Robathan, rh Mr Andrew

Robertson, rh Hugh

Robertson, Mr Laurence

Rogerson, Dan

Rosindell, Andrew

Rudd, Amber

Ruffley, Mr David

Russell, Sir Bob

Rutley, David

Sanders, Mr Adrian

Sandys, Laura

Scott, Mr Lee

Selous, Andrew

Sharma, Alok

Shepherd, Sir Richard

Simmonds, Mark

Skidmore, Chris

Smith, Henry

Smith, Julian

Smith, Sir Robert

Soames, rh Nicholas

Soubry, Anna

Spelman, rh Mrs Caroline

Spencer, Mr Mark

Stanley, rh Sir John

Stephenson, Andrew

Stewart, Bob

Stewart, Iain

Stewart, Rory

Streeter, Mr Gary

Stride, Mel

Stunell, rh Sir Andrew

Swales, Ian

Swayne, rh Mr Desmond

Swire, rh Mr Hugo

Syms, Mr Robert

Teather, Sarah

Thornton, Mike

Tomlinson, Justin

Tredinnick, David

Truss, Elizabeth

Tyrie, Mr Andrew

Uppal, Paul

Vaizey, Mr Edward

Vara, Mr Shailesh

Vickers, Martin

Walker, Mr Robin

Wallace, Mr Ben

Walter, Mr Robert

Ward, Mr David

Weatherley, Mike

Webb, Steve

Wharton, James

Wheeler, Heather

White, Chris

Whittaker, Craig

Whittingdale, Mr John

Wiggin, Bill

Willetts, rh Mr David

Williams, Mr Mark

Williams, Roger

Williamson, Gavin

Willott, Jenny

Wilson, Mr Rob

Wollaston, Dr Sarah

Wright, Jeremy

Wright, Simon

Yeo, Mr Tim

Young, rh Sir George

Zahawi, Nadhim

Tellers for the Ayes:

Mark Lancaster

and

John Penrose

NOES

Abbott, Ms Diane

Abrahams, Debbie

Ainsworth, rh Mr Bob

Alexander, rh Mr Douglas

Alexander, Heidi

Ali, Rushanara

Allen, Mr Graham

Ashworth, Jonathan

Austin, Ian

Bailey, Mr Adrian

Bain, Mr William

Balls, rh Ed

Banks, Gordon

Barron, rh Kevin

Bayley, Hugh

Beckett, rh Margaret

Begg, Dame Anne

Benn, rh Hilary

Benton, Mr Joe

Berger, Luciana

Betts, Mr Clive

Blackman-Woods, Roberta

Blenkinsop, Tom

Blomfield, Paul

Blunkett, rh Mr David

Bradshaw, rh Mr Ben

Brennan, Kevin

Brown, Lyn

Brown, rh Mr Nicholas

Brown, Mr Russell

Buck, Ms Karen

Burnham, rh Andy

Byrne, rh Mr Liam

Campbell, rh Mr Alan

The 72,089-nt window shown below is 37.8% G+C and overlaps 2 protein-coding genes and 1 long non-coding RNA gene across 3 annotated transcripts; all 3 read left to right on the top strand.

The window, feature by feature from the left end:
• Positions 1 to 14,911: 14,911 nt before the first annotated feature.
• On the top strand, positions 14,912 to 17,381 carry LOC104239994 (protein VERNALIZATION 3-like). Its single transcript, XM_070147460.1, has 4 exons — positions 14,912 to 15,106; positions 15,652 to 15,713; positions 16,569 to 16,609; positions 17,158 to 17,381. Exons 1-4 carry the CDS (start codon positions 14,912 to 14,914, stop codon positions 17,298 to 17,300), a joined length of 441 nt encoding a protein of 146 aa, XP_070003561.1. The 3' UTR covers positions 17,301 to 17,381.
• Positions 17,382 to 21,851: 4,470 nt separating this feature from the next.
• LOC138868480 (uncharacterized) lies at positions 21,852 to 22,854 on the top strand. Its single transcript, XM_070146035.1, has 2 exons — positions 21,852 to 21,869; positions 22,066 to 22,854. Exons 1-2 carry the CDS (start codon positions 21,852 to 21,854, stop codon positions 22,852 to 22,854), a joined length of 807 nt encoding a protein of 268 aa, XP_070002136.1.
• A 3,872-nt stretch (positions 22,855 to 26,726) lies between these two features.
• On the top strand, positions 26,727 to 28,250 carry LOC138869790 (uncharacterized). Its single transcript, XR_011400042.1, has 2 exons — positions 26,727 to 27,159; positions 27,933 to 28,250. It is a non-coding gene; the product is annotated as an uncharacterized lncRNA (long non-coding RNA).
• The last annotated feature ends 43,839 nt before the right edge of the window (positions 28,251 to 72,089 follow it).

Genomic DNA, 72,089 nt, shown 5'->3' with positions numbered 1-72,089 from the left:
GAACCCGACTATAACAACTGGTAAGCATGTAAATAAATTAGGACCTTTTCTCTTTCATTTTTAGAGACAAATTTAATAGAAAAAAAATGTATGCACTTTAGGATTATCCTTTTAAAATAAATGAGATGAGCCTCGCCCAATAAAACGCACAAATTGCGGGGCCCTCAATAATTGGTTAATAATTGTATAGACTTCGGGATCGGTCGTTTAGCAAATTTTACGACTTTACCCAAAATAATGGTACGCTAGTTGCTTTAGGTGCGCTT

Campbell, Mr Ronnie

Caton, Martin

Clark, Katy

Clarke, rh Mr Tom

Clwyd, rh Ann

Coaker, Vernon

Coffey, Ann

Connarty, Michael

Cooper, rh Yvette

Corbyn, Jeremy

Crausby, Mr David

Creagh, Mary

Creasy, Stella

Cruddas, Jon

Cryer, John

Cunningham, Alex

Cunningham, Mr Jim

Curran, Margaret

Dakin, Nic

Danczuk, Simon

David, Wayne

Davidson, Mr Ian

Davies, Geraint

De Piero, Gloria

Denham, rh Mr John

Dobbin, Jim

Dobson, rh Frank

Docherty, Thomas

Donohoe, Mr Brian H.

Doran, Mr Frank

Doughty, Stephen

Dowd, Jim

Doyle, Gemma

Dromey, Jack

Dugher, Michael

Durkan, Mark

Eagle, Ms Angela

Eagle, Maria

Edwards, Jonathan

Efford, Clive

Elliott, Julie

Ellman, Mrs Louise

Engel, Natascha

Esterson, Bill

Evans, Chris

Farrelly, Paul

Field, rh Mr Frank

Fitzpatrick, Jim

Flello, Robert

Flint, rh Caroline

Flynn, Paul

Fovargue, Yvonne

Francis, Dr Hywel

Gapes, Mike

Gardiner, Barry

Gilmore, Sheila

Glass, Pat

Glindon, Mrs Mary

Godsiff, Mr Roger

Goodman, Helen

Greatrex, Tom

Green, Kate

Griffith, Nia

Gwynne, Andrew

Hain, rh Mr Peter

Hamilton, Mr David

Hamilton, Fabian

Hanson, rh Mr David

Harman, rh Ms Harriet

Harris, Mr Tom

Havard, Mr Dai

Hendrick, Mark

Hepburn, Mr Stephen

Heyes, David

Hillier, Meg

Hodgson, Mrs Sharon

Hoey, Kate

Hood, Mr Jim

Hopkins, Kelvin

Hosie, Stewart

Irranca-Davies, Huw

Jackson, Glenda

James, Mrs Siân C.

Jamieson, Cathy

Jarvis, Dan

Johnson, rh Alan

Johnson, Diana

Jones, Graham

Jones, Mr Kevan

Jones, Susan Elan

Kane, Mike

Kaufman, rh Sir Gerald

Keeley, Barbara

Kendall, Liz

Khan, rh Sadiq

Lammy, rh Mr David

Lavery, Ian

Lazarowicz, Mark

Leslie, Chris

Lewell-Buck, Mrs Emma

Lewis, Mr Ivan

Love, Mr Andrew

Lucas, Caroline

Lucas, Ian

MacNeil, Mr Angus Brendan

Mahmood, Mr Khalid

Mahmood, Shabana

Malhotra, Seema

Mann, John

Marsden, Mr Gordon

McCabe, Steve

McCarthy, Kerry

McDonagh, Siobhain

McDonald, Andy

McDonnell, John

McFadden, rh Mr Pat

McGovern, Alison

McGovern, Jim

McGuire, rh Mrs Anne

McKechin, Ann

McKenzie, Mr Iain

McKinnell, Catherine

Meacher, rh Mr Michael

Meale, Sir Alan

Mearns, Ian

Miliband, rh Edward

Miller, Andrew

Moon, Mrs Madeleine

Morden, Jessica

Morrice, Graeme

(Livingston)

Morris, Grahame M.

(Easington)

Mudie, Mr George

Munn, Meg

Murphy, rh Paul

Murray, Ian

Nandy, Lisa

Nash, Pamela

O'Donnell, Fiona